Homeless in a pandemic

by Olivier Guiberteau

Homelessness was already an enormous issue before the pandemic and it’s almost certain that the situation will be further exacerbated by Covid-19. It is a problem with no quick or easy solutions and one that is likely to remain well after the current crisis. When we think about housing we usually think about walls and roof – a permanent structure that you can call home. For many, however, that’s simply not the case.

During this pandemic, we have focused, perhaps more than ever, on our living situations and how we’ve spent the many months in lockdown. For this project, I wanted to photograph and speak to those who don’t have the luxury of permanent housing about their current situation but also how 2020 has affected them.   

From left to right

I have been in this country for two years now, but I am originally from Bulgaria. I’m staying in a temporary hostel in Wood Green. It is ok – £70 for 70 nights. But I want to return to my country. 

“My name is Lee, sorry my English is very bad. I am from Bulgaria. Now I stay in a hostel in Wood Green. It’s OK, not bad. But I need money to go back to Bulgaria.

“My name is Margaret and I’m 54 years old. I was born in Birmingham but we moved here after I was born – I suffer from mental health issues. Right now I’m living in a shared temporary accommodation in Leytonstone. The people are nice and friendly there and there’s an area we can cook. I’ve been waiting for a flat for a while now. It’s been about 5 or 6 years – I don’t know how long it will take.”

“I’m David, originally from Scotland and I’ll be 52 next week. The council has been good to me, they found me a small room after I was kicked out of my last place. The only problem is it’s on the first floor which isn’t ideal because I’m on crutches – I suffer from a degenerative disease. I was kicked out of my last flat because they said I was running a drug and prostitution racket – which wasn’t true. During the first lockdown I was sleeping in the doorway of the Rose and Crown. It wasn’t too bad – the weather was OK, and I could brush my teeth in the little drain nearby. 

“Don’t show my face, I don’t want my kids to recognise me. I used to have it all, wife, two kids, a mortgage and my own business. One day I came home to find my wife cheating on me. I lost it and went to prison for a bit. When I got out I started drinking heavily, but I’ve quit now. In the first lockdown they tried to put me in a B & B in South London, but it was horrible. The place was filled with cockroaches, I preferred to be out here. Sometimes I stay at one of the illegal hostels around here. It’s £16 a night, the police know about them but they just let it go. But the last time I did that was a week ago and it won’t be again tonight. Most nights I just sit out here until morning.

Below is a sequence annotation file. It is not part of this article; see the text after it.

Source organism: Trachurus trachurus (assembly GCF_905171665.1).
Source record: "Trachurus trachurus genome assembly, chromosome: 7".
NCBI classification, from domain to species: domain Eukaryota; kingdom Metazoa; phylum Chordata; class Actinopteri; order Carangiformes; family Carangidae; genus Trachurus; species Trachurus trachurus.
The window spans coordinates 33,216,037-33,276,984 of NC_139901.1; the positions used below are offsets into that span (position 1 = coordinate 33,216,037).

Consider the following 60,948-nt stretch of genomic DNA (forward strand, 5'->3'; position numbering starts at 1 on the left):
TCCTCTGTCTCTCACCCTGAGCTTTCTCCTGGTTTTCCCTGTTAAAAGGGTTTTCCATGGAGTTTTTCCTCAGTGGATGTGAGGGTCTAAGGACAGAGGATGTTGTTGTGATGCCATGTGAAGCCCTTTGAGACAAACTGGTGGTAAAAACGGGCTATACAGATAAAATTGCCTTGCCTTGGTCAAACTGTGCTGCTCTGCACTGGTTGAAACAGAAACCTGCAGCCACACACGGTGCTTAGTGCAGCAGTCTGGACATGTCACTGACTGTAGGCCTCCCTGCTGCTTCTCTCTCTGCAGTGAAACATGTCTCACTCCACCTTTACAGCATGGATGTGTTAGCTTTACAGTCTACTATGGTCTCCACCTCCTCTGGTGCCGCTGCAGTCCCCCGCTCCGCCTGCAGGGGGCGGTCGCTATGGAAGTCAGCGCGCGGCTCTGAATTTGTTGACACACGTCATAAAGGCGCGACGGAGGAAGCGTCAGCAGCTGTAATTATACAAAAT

“My name is Michael, I’m originally from Slovakia but I have been here for 10 years. During the first lockdown I was staying at a friend’s flat. It was a fully furnished place, which was great. I was there for 3 months, but then I had to leave. I’ve been in contact with the local council, but I don’t get any responses now – nothing. I’m living in a shed outside at the moment. It’s been like that on and off for the last 6 years.

I’m Frank and I’m in my 60s now. I used to be in the army but then spent time in a psychiatric hospital. At the moment I’m living in a tent up near the waterworks. Nothing changed for me during the pandemic. The council wanted to put people in temporary housing but I knew they would just kick everybody out eventually – which they did. I didn’t want to get used to somewhere warm without damp and then have to go back to it after.

“I’m Gavin. I had to have a serious operation a while ago and I was in hospital for 7 months. When I got out I went to the local council but nothing ever came of it. I live in a graveyard nearby, I’ve been there about two years. It’s quiet and people leave you alone there. The problem with the housing situation is there’s no aftercare – there’s no support system. People like me are starting from the bottom and I’ve still got debts from surgery. Even if I got a place how would I pay for it? I know we’re not entitled to anything, but we need a hand.

Follow Olivier on Instagram and view more of his work on his website

For more info on how to help homeless people in London, head here.

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